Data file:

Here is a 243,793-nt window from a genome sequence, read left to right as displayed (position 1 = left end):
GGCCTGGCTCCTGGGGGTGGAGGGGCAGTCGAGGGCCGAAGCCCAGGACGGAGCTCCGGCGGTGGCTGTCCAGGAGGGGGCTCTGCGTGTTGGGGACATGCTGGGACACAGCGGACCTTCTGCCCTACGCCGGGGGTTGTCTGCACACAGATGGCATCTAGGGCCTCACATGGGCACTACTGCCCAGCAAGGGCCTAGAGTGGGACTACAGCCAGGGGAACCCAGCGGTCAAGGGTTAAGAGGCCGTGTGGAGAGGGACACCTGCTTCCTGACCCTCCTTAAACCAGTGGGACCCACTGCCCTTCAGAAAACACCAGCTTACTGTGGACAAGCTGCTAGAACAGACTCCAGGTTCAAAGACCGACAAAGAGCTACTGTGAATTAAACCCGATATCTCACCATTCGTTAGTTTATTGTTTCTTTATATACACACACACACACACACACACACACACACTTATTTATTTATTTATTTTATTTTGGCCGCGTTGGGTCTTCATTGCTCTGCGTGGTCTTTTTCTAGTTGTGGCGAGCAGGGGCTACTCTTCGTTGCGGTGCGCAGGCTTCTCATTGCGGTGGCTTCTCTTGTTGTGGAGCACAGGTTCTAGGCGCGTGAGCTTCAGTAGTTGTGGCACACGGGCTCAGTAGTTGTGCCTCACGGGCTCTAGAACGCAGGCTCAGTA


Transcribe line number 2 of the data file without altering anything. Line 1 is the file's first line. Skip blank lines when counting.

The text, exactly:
GGCCTGGCTCCTGGGGGTGGAGGGGCAGTCGAGGGCCGAAGCCCAGGACGGAGCTCCGGCGGTGGCTGTCCAGGAGGGGGCTCTGCGTGTTGGGGACATGCTGGGACACAGCGGACCTTCTGCCCTACGCCGGGGGTTGTCTGCACACAGATGGCATCTAGGGCCTCACATGGGCACTACTGCCCAGCAAGGGCCTAGAGTGGGACTACAGCCAGGGGAACCCAGCGGTCAAGGGTTAAGAGGCCGTGTGGAGAGGGACACCTGCTTCCTGACCCTCCTTAAACCAGTGGGACCCACTGCCCTTCAGAAAACACCAGCTTACTGTGGACAAGCTGCTAGAACAGACTCCAGGTTCAAAGACCGACAAAGAGCTACTGTGAATTAAACCCGATATCTCACCATTCGTTAGTTTATTGTTTCTTTATATACACACACACACACACACACACACACACACTTATTTATTTATTTATTTTATTTTGGCCGCGTTGGGTCTTCATTGCTCTGCGTGGTCTTTTTCTAGTTGTGGCGAGCAGGGGCTACTCTTCGTTGCGGTGCGCAGGCTTCTCATTGCGGTGGCTTCTCTTGTTGTGGAGCACAGGTTCTAGGCGCGTGAGCTTCAGTAGTTGTGGCACACGGGCTCAGTAGTTGTGCCTCACGGGCTCTAGAACGCAGGCTCAGTA